For some residents of Washington, D.C., seeing a 10-foot-by-10-foot canvas tent has become a regular part of running errands to the grocery store and the laundromat. That tent belongs to One Tent Health, a mobile pop-up HIV screening initiative that has been operating for the past four years in D.C.’s neighborhoods most impacted by HIV. In a year when in-person sexual-health services were forced to innovate, One Tent Health’s model made it adaptable to responding to the additional impacts of COVID-19 and voter-suppression efforts.
Mackenzie Copley is the co-founder and CEO of One Tent Health. After going through his own first-time experience with testing, Copley began volunteering with a local private clinic offering on-site mobile services. However, what he saw frustrated him. “They were turning away people every day because they didn’t have insurance,” he recalled in our conversation. “That bothered me, especially because they had waited in line.”
In 2016, Copley reached out to former classmate David Schaffer, M.D., who was finishing up his residency at University of North Carolina Medical School. Schaffer had been working on global stigma and sexual-health research, and Copley thought he would have the medical background to provide oversight to a nonprofit that would seek to reduce barriers to testing, like cost and not having insurance coverage. That partnership started One Tent Health.
What Happens at the Tent?
On its first day, in October 2017, 18 people walked into the tent to test. It was 18 more than the One Tent Health team expected.
Like many community-responsive organizations, One Tent Health looks to the data when deciding where to set up camp. Using epidemiology maps, the team can see where newly diagnosed people with HIV are living.
According to the latest epidemiology report from D.C.’s Department of Health, HIV incidence from 2015 to 2019 was highest among Black men who have sex with men (36%) and Black heterosexual women (16%). One Tent Health’s own data shows that 82% of clients are Black. Additionally, of all clients who have tested, one in six are men who have sex with men. Overall, 13% of clients never had an HIV test in their lives.
From there, they narrow their neighborhood searches based on clinic availability. D.C.’s Southeast and Northeast quadrants have been called “a health care desert” by hospital professionals throughout the District. In 2018, Providence Hospital in Northeast D.C. shuttered, leaving the 50,000 patients seen annually in the emergency room—a place that offers emergency HIV testing, prevention, and treatment services—without a local provider. In 2019, D.C. Council voted to close United Medical Center, Southeast’s last public hospital, by 2023.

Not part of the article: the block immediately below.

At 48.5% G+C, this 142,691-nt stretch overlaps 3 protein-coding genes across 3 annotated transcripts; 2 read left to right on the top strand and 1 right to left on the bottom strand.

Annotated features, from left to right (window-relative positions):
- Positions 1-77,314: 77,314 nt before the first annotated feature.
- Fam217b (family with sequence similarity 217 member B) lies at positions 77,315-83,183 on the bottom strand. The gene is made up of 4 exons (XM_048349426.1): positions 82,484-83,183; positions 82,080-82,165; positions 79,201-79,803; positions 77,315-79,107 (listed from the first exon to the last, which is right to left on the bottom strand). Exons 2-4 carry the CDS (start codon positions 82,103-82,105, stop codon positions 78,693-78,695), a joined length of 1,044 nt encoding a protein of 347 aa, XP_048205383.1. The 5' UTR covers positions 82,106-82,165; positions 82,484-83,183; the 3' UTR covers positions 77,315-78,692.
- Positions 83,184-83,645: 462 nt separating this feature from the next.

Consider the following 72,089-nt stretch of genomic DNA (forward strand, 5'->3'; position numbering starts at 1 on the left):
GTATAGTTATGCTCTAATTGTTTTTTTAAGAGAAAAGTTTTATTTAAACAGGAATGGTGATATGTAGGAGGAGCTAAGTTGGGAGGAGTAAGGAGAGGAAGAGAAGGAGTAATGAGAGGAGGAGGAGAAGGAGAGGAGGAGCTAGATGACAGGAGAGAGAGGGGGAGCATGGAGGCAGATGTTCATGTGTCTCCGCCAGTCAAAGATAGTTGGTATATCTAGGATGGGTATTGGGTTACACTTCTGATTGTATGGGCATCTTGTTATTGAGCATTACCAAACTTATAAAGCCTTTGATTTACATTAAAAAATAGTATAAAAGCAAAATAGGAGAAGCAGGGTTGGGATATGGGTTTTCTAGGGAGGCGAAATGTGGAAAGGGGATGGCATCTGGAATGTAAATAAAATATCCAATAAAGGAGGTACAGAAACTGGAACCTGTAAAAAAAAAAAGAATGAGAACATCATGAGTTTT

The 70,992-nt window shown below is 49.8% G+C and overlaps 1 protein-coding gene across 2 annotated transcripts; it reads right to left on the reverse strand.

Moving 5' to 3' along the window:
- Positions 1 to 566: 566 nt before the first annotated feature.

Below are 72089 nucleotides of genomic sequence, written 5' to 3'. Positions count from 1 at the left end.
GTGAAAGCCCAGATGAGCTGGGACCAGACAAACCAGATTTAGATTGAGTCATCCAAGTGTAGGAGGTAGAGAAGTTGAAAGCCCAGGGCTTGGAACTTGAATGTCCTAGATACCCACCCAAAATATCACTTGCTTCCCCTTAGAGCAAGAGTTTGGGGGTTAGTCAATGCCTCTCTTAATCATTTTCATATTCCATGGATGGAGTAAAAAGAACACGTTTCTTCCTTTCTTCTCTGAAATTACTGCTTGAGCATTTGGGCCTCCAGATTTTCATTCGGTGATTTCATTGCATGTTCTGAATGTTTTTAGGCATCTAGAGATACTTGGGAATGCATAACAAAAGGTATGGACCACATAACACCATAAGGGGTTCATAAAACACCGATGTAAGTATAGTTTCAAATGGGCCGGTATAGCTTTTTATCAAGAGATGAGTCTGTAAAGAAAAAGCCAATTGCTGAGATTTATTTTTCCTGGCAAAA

The final step in identifying where to set up is reaching out to community hubs with lots of foot traffic. The organization has partnered primarily with grocery stores and laundromats. “For people waiting the 60 minutes it can take for the laundry cycle to finish up, we can test, refer, and counsel them and still have 45 minutes to spare,” said Schaffer.
Schaffer makes it clear that One Tent Health is not meant to replace medical prevention and treatment services. “Linkage to care is really important for us,” Schaffer said in a past interview. While providing direct medical services or HIV treatment is not part of the organization’s mandate, working in partnership with local HIV providers, like Whitman-Walker Health and Mary’s Center, makes it possible for One Tent Health to be that initial touch point for the community. In the same interview, Schaffer summed it up by asking, “What’s the point of doing all this screening if the people that we screen don’t get treated for HIV?”
Community members can also get same-day pre-exposure prophylaxis (PrEP) through a partnership with Us Helping Us, a bedrock community-based organization devoted to HIV support for Black LGBTQ residents since 1985.
Rapid PrEP initiation was a result of a model that initially led to many people not seeking follow-up preventive care. When the partnered organizations noticed that sending PrEP referrals to LabCorp for labs to start taking the medication was a barrier, they decided to remove LabCorp from the equation. Instead, they opted for getting phlebotomy certification for core volunteers and staff.